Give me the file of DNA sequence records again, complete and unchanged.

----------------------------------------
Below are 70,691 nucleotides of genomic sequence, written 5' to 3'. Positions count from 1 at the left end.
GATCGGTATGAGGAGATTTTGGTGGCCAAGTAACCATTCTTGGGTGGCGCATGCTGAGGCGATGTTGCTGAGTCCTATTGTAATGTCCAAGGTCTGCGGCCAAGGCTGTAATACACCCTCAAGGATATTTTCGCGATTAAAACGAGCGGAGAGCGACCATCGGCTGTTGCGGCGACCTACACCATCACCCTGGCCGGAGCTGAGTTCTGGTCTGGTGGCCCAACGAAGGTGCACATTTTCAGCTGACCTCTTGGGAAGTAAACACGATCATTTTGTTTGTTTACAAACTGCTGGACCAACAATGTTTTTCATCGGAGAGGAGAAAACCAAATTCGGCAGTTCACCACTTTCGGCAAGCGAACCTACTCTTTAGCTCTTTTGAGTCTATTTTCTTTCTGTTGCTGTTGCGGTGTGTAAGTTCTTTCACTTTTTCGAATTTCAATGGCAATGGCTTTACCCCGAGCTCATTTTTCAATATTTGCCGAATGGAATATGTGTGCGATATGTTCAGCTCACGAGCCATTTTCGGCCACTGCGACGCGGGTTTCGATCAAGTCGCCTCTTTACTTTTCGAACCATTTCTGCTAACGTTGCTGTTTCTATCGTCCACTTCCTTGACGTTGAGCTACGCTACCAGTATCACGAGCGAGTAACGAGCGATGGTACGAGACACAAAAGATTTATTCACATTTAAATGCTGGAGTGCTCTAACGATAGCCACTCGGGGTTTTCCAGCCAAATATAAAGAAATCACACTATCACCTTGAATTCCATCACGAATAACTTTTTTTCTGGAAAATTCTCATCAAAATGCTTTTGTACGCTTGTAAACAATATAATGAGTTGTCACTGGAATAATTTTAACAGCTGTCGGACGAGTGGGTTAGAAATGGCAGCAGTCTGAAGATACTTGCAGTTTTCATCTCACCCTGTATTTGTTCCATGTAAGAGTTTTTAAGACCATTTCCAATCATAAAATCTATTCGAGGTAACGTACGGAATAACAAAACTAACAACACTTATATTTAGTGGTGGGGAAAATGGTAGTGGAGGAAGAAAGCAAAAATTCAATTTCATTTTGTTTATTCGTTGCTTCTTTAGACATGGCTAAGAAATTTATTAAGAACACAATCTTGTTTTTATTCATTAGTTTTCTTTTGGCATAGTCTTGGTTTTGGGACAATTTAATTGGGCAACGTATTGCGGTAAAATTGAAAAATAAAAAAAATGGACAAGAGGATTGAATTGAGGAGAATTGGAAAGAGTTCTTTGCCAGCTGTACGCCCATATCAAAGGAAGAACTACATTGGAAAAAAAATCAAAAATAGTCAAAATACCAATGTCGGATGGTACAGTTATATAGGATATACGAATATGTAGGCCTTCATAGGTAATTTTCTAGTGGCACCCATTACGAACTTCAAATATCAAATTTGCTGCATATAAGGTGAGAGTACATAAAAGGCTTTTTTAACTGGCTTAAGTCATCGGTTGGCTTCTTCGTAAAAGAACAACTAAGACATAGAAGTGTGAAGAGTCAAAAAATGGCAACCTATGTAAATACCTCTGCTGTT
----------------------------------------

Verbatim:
Below are 70,691 nucleotides of genomic sequence, written 5' to 3'. Positions count from 1 at the left end.
GATCGGTATGAGGAGATTTTGGTGGCCAAGTAACCATTCTTGGGTGGCGCATGCTGAGGCGATGTTGCTGAGTCCTATTGTAATGTCCAAGGTCTGCGGCCAAGGCTGTAATACACCCTCAAGGATATTTTCGCGATTAAAACGAGCGGAGAGCGACCATCGGCTGTTGCGGCGACCTACACCATCACCCTGGCCGGAGCTGAGTTCTGGTCTGGTGGCCCAACGAAGGTGCACATTTTCAGCTGACCTCTTGGGAAGTAAACACGATCATTTTGTTTGTTTACAAACTGCTGGACCAACAATGTTTTTCATCGGAGAGGAGAAAACCAAATTCGGCAGTTCACCACTTTCGGCAAGCGAACCTACTCTTTAGCTCTTTTGAGTCTATTTTCTTTCTGTTGCTGTTGCGGTGTGTAAGTTCTTTCACTTTTTCGAATTTCAATGGCAATGGCTTTACCCCGAGCTCATTTTTCAATATTTGCCGAATGGAATATGTGTGCGATATGTTCAGCTCACGAGCCATTTTCGGCCACTGCGACGCGGGTTTCGATCAAGTCGCCTCTTTACTTTTCGAACCATTTCTGCTAACGTTGCTGTTTCTATCGTCCACTTCCTTGACGTTGAGCTACGCTACCAGTATCACGAGCGAGTAACGAGCGATGGTACGAGACACAAAAGATTTATTCACATTTAAATGCTGGAGTGCTCTAACGATAGCCACTCGGGGTTTTCCAGCCAAATATAAAGAAATCACACTATCACCTTGAATTCCATCACGAATAACTTTTTTTCTGGAAAATTCTCATCAAAATGCTTTTGTACGCTTGTAAACAATATAATGAGTTGTCACTGGAATAATTTTAACAGCTGTCGGACGAGTGGGTTAGAAATGGCAGCAGTCTGAAGATACTTGCAGTTTTCATCTCACCCTGTATTTGTTCCATGTAAGAGTTTTTAAGACCATTTCCAATCATAAAATCTATTCGAGGTAACGTACGGAATAACAAAACTAACAACACTTATATTTAGTGGTGGGGAAAATGGTAGTGGAGGAAGAAAGCAAAAATTCAATTTCATTTTGTTTATTCGTTGCTTCTTTAGACATGGCTAAGAAATTTATTAAGAACACAATCTTGTTTTTATTCATTAGTTTTCTTTTGGCATAGTCTTGGTTTTGGGACAATTTAATTGGGCAACGTATTGCGGTAAAATTGAAAAATAAAAAAAATGGACAAGAGGATTGAATTGAGGAGAATTGGAAAGAGTTCTTTGCCAGCTGTACGCCCATATCAAAGGAAGAACTACATTGGAAAAAAAATCAAAAATAGTCAAAATACCAATGTCGGATGGTACAGTTATATAGGATATACGAATATGTAGGCCTTCATAGGTAATTTTCTAGTGGCACCCATTACGAACTTCAAATATCAAATTTGCTGCATATAAGGTGAGAGTACATAAAAGGCTTTTTTAACTGGCTTAAGTCATCGGTTGGCTTCTTCGTAAAAGAACAACTAAGACATAGAAGTGTGAAGAGTCAAAAAATGGCAACCTATGTAAATACCTCTGCTGTT